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");document.write("Using Higher Interest Rates to Cut Mortgage Costs
Mortgage borrowers have some control over the amount of cash they must produce at the closing table. Minimizing the amount, however, may or may not be in their long-term interest.

Borrowers can control the amount of cash they are required to produce at closing when they select the combination of interest rate and points from among those offered by their lender.

For example, a borrower shopping a $300,000, 30-year, fixed-rate loan as of Dec. 8 was offered the following interest rate/point options: 3.25 percent and $9,298, 3.50 percent and $4,125, 3.75 percent and <$1,160>, 4 percent and <$4,875>, 4.25 percent and <$8.625>, 4.50 percent and <$11,625>, 4.75 percent and <$14,625>, and 5 percent and <$17,625>.




");document.write("Reverse Mortgages Can Be Hazardous
Actor and pitchman Tom Selleck, among others, has helped persuade more than 1 million seniors in markets like Palm Beach County, Florida, that reverse mortgages are not "too good to be true."

But a federal agency overseen by Department of Housing and Urban Development Secretary Ben Carson of Palm Beach Gardens says an insurance program backing reverse mortgages is "losing money and can no longer remain viable in its present form."

Foreclosures in reverse mortgages climbed to more than 3,600 a month last year, up from less than 500 a month in prior years, according to government data analyzed by nonprofit groups.




");document.write("What Are Mortgage Points?
When people want to find out how much their mortgages cost, lenders often give them quotes that include loan rates and points.

A mortgage point is a fee equal to 1 percent of the loan amount.

A 30-year, $150,000 mortgage might have a rate of 7 percent but come with a charge of one mortgage point, or $1,500. A lender can charge one, two or more mortgage points.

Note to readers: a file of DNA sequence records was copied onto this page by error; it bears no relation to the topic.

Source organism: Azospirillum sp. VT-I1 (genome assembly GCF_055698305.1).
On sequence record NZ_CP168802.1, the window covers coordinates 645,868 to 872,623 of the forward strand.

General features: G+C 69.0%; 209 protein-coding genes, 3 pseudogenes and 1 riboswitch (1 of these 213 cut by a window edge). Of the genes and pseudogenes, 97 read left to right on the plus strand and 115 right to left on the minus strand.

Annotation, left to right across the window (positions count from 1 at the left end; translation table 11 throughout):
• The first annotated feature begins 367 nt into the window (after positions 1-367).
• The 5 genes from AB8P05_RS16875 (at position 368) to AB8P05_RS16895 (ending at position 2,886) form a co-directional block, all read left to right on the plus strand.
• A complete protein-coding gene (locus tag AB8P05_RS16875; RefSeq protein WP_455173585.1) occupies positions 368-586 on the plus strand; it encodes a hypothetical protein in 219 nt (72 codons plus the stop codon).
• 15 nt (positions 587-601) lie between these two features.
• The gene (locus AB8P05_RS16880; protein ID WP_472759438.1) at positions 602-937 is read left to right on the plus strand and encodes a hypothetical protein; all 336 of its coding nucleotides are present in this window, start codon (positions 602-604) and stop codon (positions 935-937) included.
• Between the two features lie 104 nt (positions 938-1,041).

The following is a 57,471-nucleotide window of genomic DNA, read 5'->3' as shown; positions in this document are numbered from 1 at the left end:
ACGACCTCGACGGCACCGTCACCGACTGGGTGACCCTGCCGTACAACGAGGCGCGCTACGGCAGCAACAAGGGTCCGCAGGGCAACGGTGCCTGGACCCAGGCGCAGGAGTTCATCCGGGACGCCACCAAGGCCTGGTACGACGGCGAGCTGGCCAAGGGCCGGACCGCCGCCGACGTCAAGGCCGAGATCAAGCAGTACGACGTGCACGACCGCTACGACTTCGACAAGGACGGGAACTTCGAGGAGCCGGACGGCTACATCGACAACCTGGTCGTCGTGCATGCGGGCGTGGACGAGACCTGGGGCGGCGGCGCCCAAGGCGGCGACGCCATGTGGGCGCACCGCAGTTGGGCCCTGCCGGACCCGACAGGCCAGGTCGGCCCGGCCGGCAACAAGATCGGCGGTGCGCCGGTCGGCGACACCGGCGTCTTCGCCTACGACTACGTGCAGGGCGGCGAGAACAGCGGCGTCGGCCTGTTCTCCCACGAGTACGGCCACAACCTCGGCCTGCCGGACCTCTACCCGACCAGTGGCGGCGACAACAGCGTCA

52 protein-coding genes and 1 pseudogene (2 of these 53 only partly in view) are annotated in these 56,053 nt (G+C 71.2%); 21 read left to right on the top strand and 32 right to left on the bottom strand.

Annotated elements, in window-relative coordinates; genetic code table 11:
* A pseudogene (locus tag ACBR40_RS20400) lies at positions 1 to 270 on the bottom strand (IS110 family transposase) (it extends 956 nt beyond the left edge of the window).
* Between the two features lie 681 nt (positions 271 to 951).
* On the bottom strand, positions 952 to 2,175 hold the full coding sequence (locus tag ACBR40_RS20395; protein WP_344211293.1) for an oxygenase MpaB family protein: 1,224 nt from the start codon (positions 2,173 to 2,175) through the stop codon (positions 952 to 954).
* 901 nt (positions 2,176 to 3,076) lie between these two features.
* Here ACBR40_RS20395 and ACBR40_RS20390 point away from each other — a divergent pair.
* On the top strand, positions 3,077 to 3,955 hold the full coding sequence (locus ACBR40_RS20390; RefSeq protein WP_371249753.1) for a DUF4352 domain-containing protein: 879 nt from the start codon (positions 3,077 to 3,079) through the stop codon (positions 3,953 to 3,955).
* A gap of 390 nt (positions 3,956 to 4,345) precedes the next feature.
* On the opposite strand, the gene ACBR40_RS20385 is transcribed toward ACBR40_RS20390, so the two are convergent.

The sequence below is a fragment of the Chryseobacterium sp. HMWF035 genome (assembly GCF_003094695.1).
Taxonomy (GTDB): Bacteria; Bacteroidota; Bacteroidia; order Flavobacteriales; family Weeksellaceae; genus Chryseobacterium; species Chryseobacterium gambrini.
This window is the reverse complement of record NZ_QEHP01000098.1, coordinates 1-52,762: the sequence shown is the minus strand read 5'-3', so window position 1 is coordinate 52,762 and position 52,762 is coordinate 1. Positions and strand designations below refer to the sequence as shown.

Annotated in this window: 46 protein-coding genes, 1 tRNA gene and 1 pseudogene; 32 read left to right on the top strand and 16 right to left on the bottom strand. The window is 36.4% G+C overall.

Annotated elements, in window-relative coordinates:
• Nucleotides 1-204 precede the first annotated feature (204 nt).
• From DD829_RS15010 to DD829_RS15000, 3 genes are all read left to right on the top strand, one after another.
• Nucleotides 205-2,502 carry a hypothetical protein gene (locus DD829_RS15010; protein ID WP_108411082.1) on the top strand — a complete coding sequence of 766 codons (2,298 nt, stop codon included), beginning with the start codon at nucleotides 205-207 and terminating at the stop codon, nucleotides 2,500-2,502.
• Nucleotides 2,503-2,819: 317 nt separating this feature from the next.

");document.write("Program Makes Mfg Housing Loans Easier, Cheaper
Neighbors Ron Therrien and Dave Bucceny take a break from yard work Wednesday at Medvil Cooperative, a resident-owned community for those 55 and older in Goffstown, New Hampshire. A new Fannie Mae pilot program is making it easier and cheaper for people to buy a home in resident-owned parks.

"My major headline is: great for individual buyers in New Hampshire and a wonderful opportunity to change the financing system for manufactured homes," said Ignatius MacLellan, managing director of the home ownership division at the New Hampshire Housing Finance Authority. "That's why we're very excited about this."
The program, in which New Hampshire is the sole participant, provides for smaller down payments, lower interest rates and 30-year loan options for manufactured homes -- often referred to as mobile homes -- located in approved resident-owned communities. Current owners also may be able to refinance their existing loans.




");document.write("End House Payments With Reverse Mortgage
If you're an older homeowner and are ready to say goodbye to mortgage payments, you might consider letting your home's equity finish off your loan.

A reverse mortgage would allow you to tap your equity to pay off your traditional mortgage.

When used appropriately, reverse mortgages can be a useful financial tool for seniors, said David Johnson, an associate professor of finance at the Maryville University in St. Louis.




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